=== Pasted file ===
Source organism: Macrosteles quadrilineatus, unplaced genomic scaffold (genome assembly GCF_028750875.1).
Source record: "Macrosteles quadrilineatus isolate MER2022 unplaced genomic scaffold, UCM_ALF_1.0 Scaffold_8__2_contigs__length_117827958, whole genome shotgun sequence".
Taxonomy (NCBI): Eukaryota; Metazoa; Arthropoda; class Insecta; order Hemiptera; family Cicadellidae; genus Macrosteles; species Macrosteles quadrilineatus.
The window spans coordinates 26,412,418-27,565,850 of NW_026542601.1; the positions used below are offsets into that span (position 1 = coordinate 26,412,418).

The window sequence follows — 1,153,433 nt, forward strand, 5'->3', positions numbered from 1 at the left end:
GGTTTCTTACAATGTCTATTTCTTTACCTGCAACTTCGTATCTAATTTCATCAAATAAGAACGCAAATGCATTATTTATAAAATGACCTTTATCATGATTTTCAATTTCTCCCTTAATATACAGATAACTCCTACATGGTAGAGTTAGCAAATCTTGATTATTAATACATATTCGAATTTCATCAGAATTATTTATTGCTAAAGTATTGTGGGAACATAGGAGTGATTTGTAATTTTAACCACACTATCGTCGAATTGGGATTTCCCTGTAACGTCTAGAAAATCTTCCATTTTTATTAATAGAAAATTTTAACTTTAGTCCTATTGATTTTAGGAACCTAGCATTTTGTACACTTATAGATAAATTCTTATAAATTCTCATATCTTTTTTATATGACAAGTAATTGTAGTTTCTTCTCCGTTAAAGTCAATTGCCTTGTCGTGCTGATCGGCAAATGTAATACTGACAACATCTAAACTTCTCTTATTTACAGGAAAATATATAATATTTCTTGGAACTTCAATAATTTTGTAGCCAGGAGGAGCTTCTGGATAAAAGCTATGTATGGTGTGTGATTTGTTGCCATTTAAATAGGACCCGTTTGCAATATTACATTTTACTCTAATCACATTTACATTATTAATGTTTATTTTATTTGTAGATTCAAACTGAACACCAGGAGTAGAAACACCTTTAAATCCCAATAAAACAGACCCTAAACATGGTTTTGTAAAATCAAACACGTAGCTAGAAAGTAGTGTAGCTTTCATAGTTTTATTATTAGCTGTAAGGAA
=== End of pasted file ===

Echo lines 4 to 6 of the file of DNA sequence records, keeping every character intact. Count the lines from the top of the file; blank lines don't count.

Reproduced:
The window spans coordinates 26,412,418-27,565,850 of NW_026542601.1; the positions used below are offsets into that span (position 1 = coordinate 26,412,418).

The window sequence follows — 1,153,433 nt, forward strand, 5'->3', positions numbered from 1 at the left end:
GGTTTCTTACAATGTCTATTTCTTTACCTGCAACTTCGTATCTAATTTCATCAAATAAGAACGCAAATGCATTATTTATAAAATGACCTTTATCATGATTTTCAATTTCTCCCTTAATATACAGATAACTCCTACATGGTAGAGTTAGCAAATCTTGATTATTAATACATATTCGAATTTCATCAGAATTATTTATTGCTAAAGTATTGTGGGAACATAGGAGTGATTTGTAATTTTAACCACACTATCGTCGAATTGGGATTTCCCTGTAACGTCTAGAAAATCTTCCATTTTTATTAATAGAAAATTTTAACTTTAGTCCTATTGATTTTAGGAACCTAGCATTTTGTACACTTATAGATAAATTCTTATAAATTCTCATATCTTTTTTATATGACAAGTAATTGTAGTTTCTTCTCCGTTAAAGTCAATTGCCTTGTCGTGCTGATCGGCAAATGTAATACTGACAACATCTAAACTTCTCTTATTTACAGGAAAATATATAATATTTCTTGGAACTTCAATAATTTTGTAGCCAGGAGGAGCTTCTGGATAAAAGCTATGTATGGTGTGTGATTTGTTGCCATTTAAATAGGACCCGTTTGCAATATTACATTTTACTCTAATCACATTTACATTATTAATGTTTATTTTATTTGTAGATTCAAACTGAACACCAGGAGTAGAAACACCTTTAAATCCCAATAAAACAGACCCTAAACATGGTTTTGTAAAATCAAACACGTAGCTAGAAAGTAGTGTAGCTTTCATAGTTTTATTATTAGCTGTAAGGAA